August 15, 2016
Zimbabwe’s once formidable education system has been hit hard by spending cuts and economic contractions in the 21st century. Yet the Presbyterian Church (U.S.A.)’s global partners in Zimbabwe maintain a strong commitment to education as a mechanism for tackling poverty and enabling all Zimbabweans to know life in fullness.
Soon after the country’s independence in 1980, the Harare Synod of the Church of Central Africa Presbyterian (CCAP) turned most of its schools over to the government, retaining only one, a primary school at Nyabira, as a church-run institution. Today, Nyabira is a dynamic school that has grown to serve more than 1,000 pupils from preschool to seventh grade.
At the same time, the social and economic upheavals in Zimbabwe since 2000 have led the church to see education as an increasingly important area of ministry. In 2014, the CCAP Harare Synod started a high school, Rock Haven Academy, at its Lay Training Center just outside of Harare. The school caters to area residents, including families who were evicted from neighboring farms during waves of land seizures.
Within a year, enrollment grew from 50 to 110. Learners use the Training Center’s facilities or meet outside when the center is in use. To secure government support, the school must meet certain requirements—including dedicated classrooms, administrative offices and restrooms. So, with the help of area residents, the CCAP is building four classrooms, expected to accommodate up to 200 pupils. Rev. Libias Boloma, the general secretary of the CCAP Harare Synod, said the school is a particular asset for girls. When school is far away, he said, “many parents would opt to keep their girls at home rather than to expose them to any danger . . . walking so far alone in the bush.”
Even so, the school’s principal, Girson Dzonzi, says the learners “walk an average of 10 kilometers every day, to and from school,” setting off at 6 a.m. The teachers work long hours for just a “token” income. Although the school charges nominal fees of $20 per month, only about 10 percent of the students can afford to pay.
The school strives to provide quality education and to impart Christian values of honesty and perseverance. And the CCAP is working to provide further educational opportunities through its congregations, a number of which either operate community schools or host private schools.
The Presbytery of Zimbabwe of the Uniting Presbyterian Church in Southern Africa (UPCSA), the PC(USA)’s other global partner in Zimbabwe, has even more extensive involvement in education. The church operates 11 primary and secondary schools, including one of the newest, a secondary school at Mnondu. Now in its third year, the school’s 135 pupils share facilities with the primary school that the church has operated on the site since 1946. A new classroom block stands completed up to the tops of the windows, awaiting funds for trusses to support the roof.
The UPCSA’s priority has not been completing the classrooms, but rather meeting the community’s more urgent need for clean drinking water. The church recently installed a solar-powered pump and a storage tank to provide safe drinking water for the community. With a reliable water supply, the school can also look into developing boarding facilities for students who are walking more than 10 kilometers to attend daily classes.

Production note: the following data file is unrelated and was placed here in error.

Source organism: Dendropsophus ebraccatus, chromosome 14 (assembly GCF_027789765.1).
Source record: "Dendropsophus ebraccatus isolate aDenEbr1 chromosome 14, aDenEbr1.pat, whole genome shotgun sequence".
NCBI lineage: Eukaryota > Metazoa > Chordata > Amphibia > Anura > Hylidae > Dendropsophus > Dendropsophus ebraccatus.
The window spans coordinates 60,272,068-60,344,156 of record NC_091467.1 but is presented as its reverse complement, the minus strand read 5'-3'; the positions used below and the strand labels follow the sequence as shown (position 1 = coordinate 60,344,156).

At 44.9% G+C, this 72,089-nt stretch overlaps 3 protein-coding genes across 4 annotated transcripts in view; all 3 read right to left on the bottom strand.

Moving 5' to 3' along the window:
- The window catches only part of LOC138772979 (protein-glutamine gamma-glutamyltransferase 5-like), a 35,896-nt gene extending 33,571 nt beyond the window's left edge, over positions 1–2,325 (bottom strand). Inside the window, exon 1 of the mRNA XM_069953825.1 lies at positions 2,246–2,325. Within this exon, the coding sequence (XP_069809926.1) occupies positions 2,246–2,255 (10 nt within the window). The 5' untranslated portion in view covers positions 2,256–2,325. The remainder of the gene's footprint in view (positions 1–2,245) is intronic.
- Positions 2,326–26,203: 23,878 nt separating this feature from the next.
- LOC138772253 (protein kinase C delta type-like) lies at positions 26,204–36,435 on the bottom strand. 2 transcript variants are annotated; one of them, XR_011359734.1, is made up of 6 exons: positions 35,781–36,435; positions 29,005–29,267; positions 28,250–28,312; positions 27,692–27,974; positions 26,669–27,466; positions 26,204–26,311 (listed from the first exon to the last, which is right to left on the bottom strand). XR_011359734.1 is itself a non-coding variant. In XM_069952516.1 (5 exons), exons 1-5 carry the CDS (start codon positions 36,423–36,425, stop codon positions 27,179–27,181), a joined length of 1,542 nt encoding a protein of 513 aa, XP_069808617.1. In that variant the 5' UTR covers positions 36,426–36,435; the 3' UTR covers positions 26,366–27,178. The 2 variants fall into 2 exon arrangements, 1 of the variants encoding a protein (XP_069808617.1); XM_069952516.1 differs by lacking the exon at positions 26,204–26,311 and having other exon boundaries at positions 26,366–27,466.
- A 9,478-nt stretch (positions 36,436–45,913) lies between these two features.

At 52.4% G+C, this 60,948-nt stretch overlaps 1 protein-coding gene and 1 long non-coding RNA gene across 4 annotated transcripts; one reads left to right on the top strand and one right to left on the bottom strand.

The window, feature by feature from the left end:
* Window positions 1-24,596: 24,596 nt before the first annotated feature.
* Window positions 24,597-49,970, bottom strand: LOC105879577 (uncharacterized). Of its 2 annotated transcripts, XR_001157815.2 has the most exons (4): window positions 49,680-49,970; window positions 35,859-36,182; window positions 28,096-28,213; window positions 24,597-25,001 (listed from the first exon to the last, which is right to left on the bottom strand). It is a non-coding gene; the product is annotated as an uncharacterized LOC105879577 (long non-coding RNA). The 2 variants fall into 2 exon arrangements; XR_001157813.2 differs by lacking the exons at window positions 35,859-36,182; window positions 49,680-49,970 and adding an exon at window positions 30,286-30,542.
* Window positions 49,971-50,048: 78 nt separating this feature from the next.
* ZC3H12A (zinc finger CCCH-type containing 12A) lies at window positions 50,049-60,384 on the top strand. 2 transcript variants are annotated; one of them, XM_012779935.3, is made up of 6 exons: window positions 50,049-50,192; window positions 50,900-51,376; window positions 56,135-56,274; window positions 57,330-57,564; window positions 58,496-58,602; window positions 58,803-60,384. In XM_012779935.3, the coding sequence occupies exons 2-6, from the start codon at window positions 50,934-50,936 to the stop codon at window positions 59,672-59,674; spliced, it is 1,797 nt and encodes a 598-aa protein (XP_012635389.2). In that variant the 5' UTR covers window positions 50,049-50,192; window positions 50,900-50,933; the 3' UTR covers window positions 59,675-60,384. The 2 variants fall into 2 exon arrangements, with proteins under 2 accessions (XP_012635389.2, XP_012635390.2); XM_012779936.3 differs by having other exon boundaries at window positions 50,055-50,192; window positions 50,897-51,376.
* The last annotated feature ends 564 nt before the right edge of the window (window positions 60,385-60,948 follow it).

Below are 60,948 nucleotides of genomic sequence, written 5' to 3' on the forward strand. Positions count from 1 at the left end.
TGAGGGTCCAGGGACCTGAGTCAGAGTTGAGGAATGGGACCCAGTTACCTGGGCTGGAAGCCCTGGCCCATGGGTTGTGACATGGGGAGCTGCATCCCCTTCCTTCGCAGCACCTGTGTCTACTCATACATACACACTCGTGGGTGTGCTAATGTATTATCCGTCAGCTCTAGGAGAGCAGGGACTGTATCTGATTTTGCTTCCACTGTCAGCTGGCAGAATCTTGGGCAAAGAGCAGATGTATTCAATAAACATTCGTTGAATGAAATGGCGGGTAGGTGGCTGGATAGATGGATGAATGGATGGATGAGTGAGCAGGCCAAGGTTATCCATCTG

The PC(USA) shares our Zimbabwean partners’ commitment to education as a key factor in addressing the root causes of poverty in southern Africa. As we accompany our partners in these efforts, we seek not only to mobilize resources for basic educational needs, but also to promote creative and effective teaching methods, to encourage measures that create a safe and healthy learning environment, and to foster holistic approaches that also address students’ and teachers’ needs for water, food and shelter.
Frank Dimmock, Catalyst Presbyterian World Mission
Today’s Focus: Zimbabwe
Let us join in prayer for:
PC(USA) Agencies’ Staff
Lucy Bryant, FDN
Rob Bullock, FDN
Let us pray
Jesus replied, “Anyone who loves me will obey my teaching. My Father will love them, and we will come to them and make our home with them. Anyone who does not love me will not obey my teaching. These words you hear are not my own; they belong to the Father who sent me. All this I have spoken while still with you. But the Advocate, the Holy Spirit, whom the Father will send in my name, will teach you all things and will remind you of everything I have said to you. Peace I leave with you; my peace I give you. I do not give to you as the world gives. Do not let your hearts be troubled and do not be afraid. You heard me say, ‘I am going away and I am coming back to you.’ If you loved me, you would be glad that I am going to the Father, for the Father is greater than I. I have told you now before it happens, so that when it does happen you will believe.”
John 14:23–29 (NIV)
Morning Psalms 135; 145
First Reading Judges 17:1-13
Second Reading Acts 7:44-8:1a
Gospel Reading John 5:19-29
Evening Psalms 97; 112